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Thread: The French Love of A Mouton Rouge (by moutonrouge)

  1. #21
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    I have a strange feeling I know you from somwhere my friend)

  2. #22
    Senior Member blabbermouth ejmolitor37's Avatar
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    Wow all of this is just great work. Thanks for sharing, I'll follow this.
    Nothing is fool proof, to a sufficiently talented fool...

  3. #23
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    @ovidiucotiga - I have the certitude, a small world. I decided to stick to the neighborhood that expressed interest. Maggard simply showed the way (and I'm grateful) and I want to see how far the rabbit's hole can go. Who knows, whoever might be interested , might find the Wonderland. Out of solidarity and French heritage, I feel obliged to share the excerpts with the French colleagues.

  4. #24
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    Some further progression today, just enough to start using the scale as template for the other. Filing the contour turn out to be a bit challenging but the shape has started to take off. From now on, there is no need to keep updating all the small steps, you got the idea. It might take a couple of weeks of on/off work to get the scale ready for inlaying and I'll get back then.



    One pin is off centric because the scale slipped.






  5. #25
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    I was talking/writing the other day about two ways to secure the inlay using a pin. I am not sure if these are the correct terms, tinkering of this sort is not my field of expertise. There might be other ways but these two I figured out, tested and stood the test of regular use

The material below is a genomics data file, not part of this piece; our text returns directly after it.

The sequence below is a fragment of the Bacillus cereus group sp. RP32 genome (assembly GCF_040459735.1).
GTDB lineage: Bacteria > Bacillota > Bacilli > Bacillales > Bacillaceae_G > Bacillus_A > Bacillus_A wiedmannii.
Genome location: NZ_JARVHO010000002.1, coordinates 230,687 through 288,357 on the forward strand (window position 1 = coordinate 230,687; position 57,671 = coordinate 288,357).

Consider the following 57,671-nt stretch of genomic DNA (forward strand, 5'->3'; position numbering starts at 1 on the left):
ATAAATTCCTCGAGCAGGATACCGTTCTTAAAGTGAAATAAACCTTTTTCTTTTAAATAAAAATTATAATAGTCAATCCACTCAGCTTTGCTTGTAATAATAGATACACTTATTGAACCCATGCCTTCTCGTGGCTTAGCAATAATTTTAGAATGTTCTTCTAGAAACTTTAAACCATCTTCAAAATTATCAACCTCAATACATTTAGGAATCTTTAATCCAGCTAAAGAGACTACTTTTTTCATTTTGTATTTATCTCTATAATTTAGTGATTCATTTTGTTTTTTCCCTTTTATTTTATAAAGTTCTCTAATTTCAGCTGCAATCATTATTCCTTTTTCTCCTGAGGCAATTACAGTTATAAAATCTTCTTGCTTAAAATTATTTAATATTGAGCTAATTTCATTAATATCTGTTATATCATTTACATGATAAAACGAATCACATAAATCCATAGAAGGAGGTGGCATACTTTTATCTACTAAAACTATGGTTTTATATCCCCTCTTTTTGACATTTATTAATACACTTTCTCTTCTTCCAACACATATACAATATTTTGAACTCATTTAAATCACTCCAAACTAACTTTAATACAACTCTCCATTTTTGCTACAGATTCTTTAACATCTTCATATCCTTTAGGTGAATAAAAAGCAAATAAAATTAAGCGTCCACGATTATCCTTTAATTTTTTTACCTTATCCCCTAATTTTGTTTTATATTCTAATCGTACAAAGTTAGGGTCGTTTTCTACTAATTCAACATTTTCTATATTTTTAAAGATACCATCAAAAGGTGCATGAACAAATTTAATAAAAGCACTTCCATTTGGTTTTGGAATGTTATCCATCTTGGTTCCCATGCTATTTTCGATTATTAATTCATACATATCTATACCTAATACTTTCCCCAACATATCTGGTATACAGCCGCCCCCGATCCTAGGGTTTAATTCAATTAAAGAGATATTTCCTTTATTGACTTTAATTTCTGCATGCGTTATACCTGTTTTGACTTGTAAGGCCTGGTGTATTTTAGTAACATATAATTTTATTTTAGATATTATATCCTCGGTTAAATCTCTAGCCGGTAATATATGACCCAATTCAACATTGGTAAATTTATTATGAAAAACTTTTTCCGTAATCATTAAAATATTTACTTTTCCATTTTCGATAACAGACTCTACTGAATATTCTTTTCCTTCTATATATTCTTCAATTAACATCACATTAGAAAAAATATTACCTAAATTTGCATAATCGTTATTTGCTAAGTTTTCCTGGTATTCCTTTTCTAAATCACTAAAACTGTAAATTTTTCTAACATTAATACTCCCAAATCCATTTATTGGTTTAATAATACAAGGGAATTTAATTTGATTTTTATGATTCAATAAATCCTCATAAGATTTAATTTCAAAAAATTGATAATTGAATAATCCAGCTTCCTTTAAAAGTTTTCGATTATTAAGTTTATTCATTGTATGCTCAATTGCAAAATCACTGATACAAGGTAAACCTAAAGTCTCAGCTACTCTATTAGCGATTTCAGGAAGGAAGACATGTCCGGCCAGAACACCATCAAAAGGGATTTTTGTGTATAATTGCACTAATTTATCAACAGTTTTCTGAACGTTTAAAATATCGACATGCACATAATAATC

- the "cold" technique - simple, straight forward, hiding the pin by the means of a good polish, not suitable for ornate inlays but can be done indoors, quietly and keeping missus happy
    - the "hot" technique - soldering the pin to the inlay - great for ornate inlays but not suitable for indoors if missus is about
    Here is another old project I decided to modify / make it look better and more artistic. I thought that complicating it even more with some ornate inlays (obtained by cutting a silver bracelet into more essential parts) would make a great addition.

    Overall appearance before I get the inlaying started



    Close up



    After I carve the cavity to house the inlay, the hole for the pin will be beveled to accommodate the joint (easier that filing to get it flushed)



    The same will be done for the MOP scales when ready

  6. #26
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    In the end, is something like this




  7. The Following User Says Thank You to moutonrouge For This Useful Post:

    RezDog (08-25-2017)

  8. #27
    Senior Member blabbermouth ejmolitor37's Avatar
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    Boy these are amazing, and such high class work. Thank you for sharing. Green with envy am I: )
    Nothing is fool proof, to a sufficiently talented fool...

  9. #28
    Senior Member blabbermouth nicknbleeding's Avatar
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    Wow. Your work is great

    Sent from my SM-J700P using Tapatalk

  10. #29
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    I pretty much finished, I tried to correct the errors as much as I could. I have only left to secure the panels for the second scale and insert the inlays. To avoid confusions with the other types of MOP, I did use freshwater MOP (I like its colour - resembles bone china)








  11. #30
    Senior Member blabbermouth ejmolitor37's Avatar
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    Very beautiful work, just love the classic style of it. How thick are these scales? Just curious as to how flexible of a material this is.
    Nothing is fool proof, to a sufficiently talented fool...

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